Home Medizin Genetische Studien geben Aufschluss über das Bluthochdruckrisiko, können jedoch keine neuen Behandlungsmöglichkeiten aufzeigen

Genetische Studien geben Aufschluss über das Bluthochdruckrisiko, können jedoch keine neuen Behandlungsmöglichkeiten aufzeigen

von NFI Redaktion

In a recent review published in the journal, ImpulsDavid Curtis from the UCL Genetics Institute at University College London provides an overview of historical and ongoing research on genetic variants focusing on hypertension. He outlines the progress studies have made in identifying genetic associations, unraveling the functional mechanisms underlying the role of genetics in hypertension risk, and the clinical implications of these studies for guiding future risk assessments and disease interventions.

While his findings reveal the associations between hundreds of common genetic variants and hypertension, with the effects of the former on the latter varying depending on the gene, this review highlights the unlikely possibility that ongoing and future genetic variant research will discover a new medication or therapeutic pathway. This limits the clinical relevance of the field.

Looking back: Genetic variants associated with hypertension risk: Progress and impact. Image credit: Shine Nucha / Shutterstock Genetic variation, the role of natural selection, and the need for this overview. Although all humans are 99.9% genetically identical, mutations caused by faulty DNA replication allow for the generation of sequence variations. In some cases, especially when mutations occur in coding genes, these variations can have profound effects on an individual’s susceptibility to disease. Research aiming to identify these genetic variants and elucidate their clinical associations envisions a future of personalized medicine and preventive gene therapy. „Variants with minimal or no impact that occurred early in human evolution can become widespread through a process called genetic drift, to the extent that they can be observed in a significant portion of individuals today.“ In contrast, any variant causing a severe disruption of a vital physiological process tends to be quickly purged from the population through the process of natural selection, thus it is expected that variants with significant impacts on disease risk are very rare.“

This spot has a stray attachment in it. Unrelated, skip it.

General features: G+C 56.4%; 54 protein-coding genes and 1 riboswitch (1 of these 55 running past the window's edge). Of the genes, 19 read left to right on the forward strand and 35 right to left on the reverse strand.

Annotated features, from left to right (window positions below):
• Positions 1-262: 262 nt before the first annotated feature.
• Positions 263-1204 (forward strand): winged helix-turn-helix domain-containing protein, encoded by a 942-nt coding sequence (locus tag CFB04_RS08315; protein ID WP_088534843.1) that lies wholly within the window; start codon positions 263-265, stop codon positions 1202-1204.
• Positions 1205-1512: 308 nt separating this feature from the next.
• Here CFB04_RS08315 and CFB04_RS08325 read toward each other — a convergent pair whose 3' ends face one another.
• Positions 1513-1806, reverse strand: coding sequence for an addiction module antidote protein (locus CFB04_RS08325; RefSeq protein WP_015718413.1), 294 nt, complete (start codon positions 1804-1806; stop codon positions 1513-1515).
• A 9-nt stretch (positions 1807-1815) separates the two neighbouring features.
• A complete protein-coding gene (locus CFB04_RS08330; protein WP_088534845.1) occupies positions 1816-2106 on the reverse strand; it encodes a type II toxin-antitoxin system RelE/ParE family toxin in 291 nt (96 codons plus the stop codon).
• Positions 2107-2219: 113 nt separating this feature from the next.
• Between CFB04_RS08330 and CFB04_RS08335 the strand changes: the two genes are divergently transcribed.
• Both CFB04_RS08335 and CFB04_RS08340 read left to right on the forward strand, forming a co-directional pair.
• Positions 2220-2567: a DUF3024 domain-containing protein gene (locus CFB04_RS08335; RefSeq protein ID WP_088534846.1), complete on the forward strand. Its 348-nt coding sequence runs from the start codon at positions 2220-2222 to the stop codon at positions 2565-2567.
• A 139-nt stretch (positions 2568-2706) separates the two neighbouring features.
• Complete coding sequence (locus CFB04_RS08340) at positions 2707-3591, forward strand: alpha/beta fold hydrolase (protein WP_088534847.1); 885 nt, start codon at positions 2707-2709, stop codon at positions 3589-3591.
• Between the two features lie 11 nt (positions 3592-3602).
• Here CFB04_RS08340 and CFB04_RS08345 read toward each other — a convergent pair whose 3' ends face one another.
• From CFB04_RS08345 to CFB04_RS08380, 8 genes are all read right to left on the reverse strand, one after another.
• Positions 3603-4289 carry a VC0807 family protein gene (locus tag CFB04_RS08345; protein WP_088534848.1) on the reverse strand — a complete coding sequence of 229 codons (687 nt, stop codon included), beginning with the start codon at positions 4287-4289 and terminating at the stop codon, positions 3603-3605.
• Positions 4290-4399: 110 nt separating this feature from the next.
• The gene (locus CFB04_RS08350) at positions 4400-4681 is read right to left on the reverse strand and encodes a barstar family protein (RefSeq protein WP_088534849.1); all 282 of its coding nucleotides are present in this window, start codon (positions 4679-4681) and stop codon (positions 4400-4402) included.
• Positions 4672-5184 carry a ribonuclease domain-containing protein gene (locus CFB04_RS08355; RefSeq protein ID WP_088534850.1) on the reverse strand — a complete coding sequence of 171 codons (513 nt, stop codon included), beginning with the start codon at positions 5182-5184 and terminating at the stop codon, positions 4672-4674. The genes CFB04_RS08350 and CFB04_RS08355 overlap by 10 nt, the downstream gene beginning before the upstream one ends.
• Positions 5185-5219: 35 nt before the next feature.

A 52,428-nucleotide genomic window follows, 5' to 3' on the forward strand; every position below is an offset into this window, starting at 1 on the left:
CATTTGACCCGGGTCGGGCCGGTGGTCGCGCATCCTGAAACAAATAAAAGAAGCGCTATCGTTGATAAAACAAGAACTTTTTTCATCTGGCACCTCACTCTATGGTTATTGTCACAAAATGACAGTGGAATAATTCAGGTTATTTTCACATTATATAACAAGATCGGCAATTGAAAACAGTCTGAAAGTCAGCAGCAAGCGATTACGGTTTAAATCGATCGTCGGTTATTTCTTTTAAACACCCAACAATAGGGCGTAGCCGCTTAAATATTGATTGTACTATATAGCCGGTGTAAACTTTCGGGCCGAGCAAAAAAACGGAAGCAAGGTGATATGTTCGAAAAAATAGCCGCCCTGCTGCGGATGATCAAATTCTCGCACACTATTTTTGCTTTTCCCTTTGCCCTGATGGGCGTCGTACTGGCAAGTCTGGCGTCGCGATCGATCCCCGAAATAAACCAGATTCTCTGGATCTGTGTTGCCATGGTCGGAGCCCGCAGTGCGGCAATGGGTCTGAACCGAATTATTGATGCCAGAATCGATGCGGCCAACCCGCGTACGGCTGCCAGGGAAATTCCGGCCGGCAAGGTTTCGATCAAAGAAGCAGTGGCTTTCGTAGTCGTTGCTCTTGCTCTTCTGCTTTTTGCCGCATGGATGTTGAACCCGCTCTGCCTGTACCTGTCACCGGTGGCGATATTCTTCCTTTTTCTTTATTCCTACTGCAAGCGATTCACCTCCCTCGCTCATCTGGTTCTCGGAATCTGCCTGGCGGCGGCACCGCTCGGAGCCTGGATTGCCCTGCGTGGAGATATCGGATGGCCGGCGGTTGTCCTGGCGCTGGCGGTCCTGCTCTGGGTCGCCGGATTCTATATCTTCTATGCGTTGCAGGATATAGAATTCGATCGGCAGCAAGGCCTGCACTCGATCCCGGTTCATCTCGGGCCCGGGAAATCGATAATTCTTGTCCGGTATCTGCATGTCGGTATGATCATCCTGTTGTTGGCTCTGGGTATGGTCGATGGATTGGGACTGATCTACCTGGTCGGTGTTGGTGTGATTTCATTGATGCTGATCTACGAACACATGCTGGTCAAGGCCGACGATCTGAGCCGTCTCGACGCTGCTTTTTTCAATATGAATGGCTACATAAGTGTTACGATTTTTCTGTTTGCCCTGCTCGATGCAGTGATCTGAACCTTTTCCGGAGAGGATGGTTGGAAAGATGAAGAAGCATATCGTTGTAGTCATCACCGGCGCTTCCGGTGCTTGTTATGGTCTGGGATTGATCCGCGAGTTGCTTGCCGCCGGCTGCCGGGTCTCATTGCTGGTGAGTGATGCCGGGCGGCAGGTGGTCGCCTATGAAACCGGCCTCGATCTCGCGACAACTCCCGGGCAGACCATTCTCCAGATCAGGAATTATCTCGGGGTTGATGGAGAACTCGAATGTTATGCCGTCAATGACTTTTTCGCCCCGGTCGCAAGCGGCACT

While genetic variant research has made rapid progress in recent years, with techniques like genome-wide association studies (GWASs) enabling the identification of thousands of variants responsible for numerous chronic diseases, this field is still in its infancy and there are few reviews summarizing these advancements and discussing their implications for both physicians and the general public. The connection between genetics and hypertension is a glaring omission in this respect, as the disease and its comorbidities are the leading cause of death worldwide. About the study The aim of the present study is to compile literature on naturally occurring genetic variants and their association with hypertension. It touches on the history of research in this field while focusing on the results of recent large-scale exome sequencing projects. The review encompasses over 35 publications from various years, including in vitro models, in vivo clinical studies, as well as genome- and exome-wide association studies identifying variants associated with hypertension and subsequently decoding their mechanistic basis. Finally, the clinical implications of past and current genetic variant research and their significance for the layperson of the future are discussed. Research on genetic associations Prior to the current large-scale association studies, investigations into the connections between genetic diseases and hypertension were at the forefront. Contrary to intuition, these studies led to the discovery of rare genetic variants associated with diseases such as congenital adrenal hyperplasia, pseudohypoaldosteronism, and familial hyperaldosteronism, which may not have been detected with current methods, sacrificing sensitivity for broader coverage. Despite their challenges in detecting rare variants, genome- and exome-wide association studies are representative of the population and have enabled the discovery of thousands of genetic loci associated with the risk and pathology of hypertension. The most notable of these are the UK Biobank studies conducted in the United Kingdom. The largest of these studies included over a million individuals and identified 901 associated genetic loci. „The ability to conduct exome sequencing in large samples has now made it possible to identify every coding variant in every gene, not just the variants pre-specified on the exome chip or those sequenced in targeted studies in specific genes.“ To date, more than 20 genes have been discovered with monogenic hypertension associations having significant positive or negative effects on disease risk and progression. Exploring functional mechanisms While research on the functional mechanisms underlying the interactions between genes and hypertension is less explored due to its specificity compared to those targeting the identification of these genetic associations, genes, especially those involved in blood pressure control, have been investigated for their mechanisms of action. Studies predominantly in mouse models have shown that the expression of some genetic loci can alter the concentration of specific natriuretic peptides and thus modify blood pressure and hence the risk of hypertension. The nitric oxide (NO) signaling pathway and associated genes have been examined from the perspective of systolic blood pressure. The highlight is its role in blood pressure modulation, vasodilation, and pulmonary hypertension. The mechanisms underlying the role of the DBH gene encoding for dopamine beta hydroxylase have also been elucidated. While some genes such as ASXL1, FES, SMAD6, GEM, and INPPL1 are known to play a role in hypertension, the mechanisms governing their actions are still unclear. Fortunately, research is currently underway to close this knowledge gap. Clinical implications of genetic variant hypertension research There are three ways in which genetic variant research can lead to beneficial clinical outcomes: 1. new insights into pathogenic mechanisms, 2. improved risk quantification, and 3. enhanced treatment guidance. While genetic variant research elucidates new interaction mechanisms and in rare cases discovers previously unknown hypertension-associated loci, historical and current research results unfortunately suggest that genetic variant research is unlikely to lead to new medications or clinical interventions. While future clinical studies may enable better disease prediction and suggest treatment options, the current state of the field means these studies could still be years or even decades away, highlighting that the clinical impact of genetic variant research in treating hypertension is limited at best.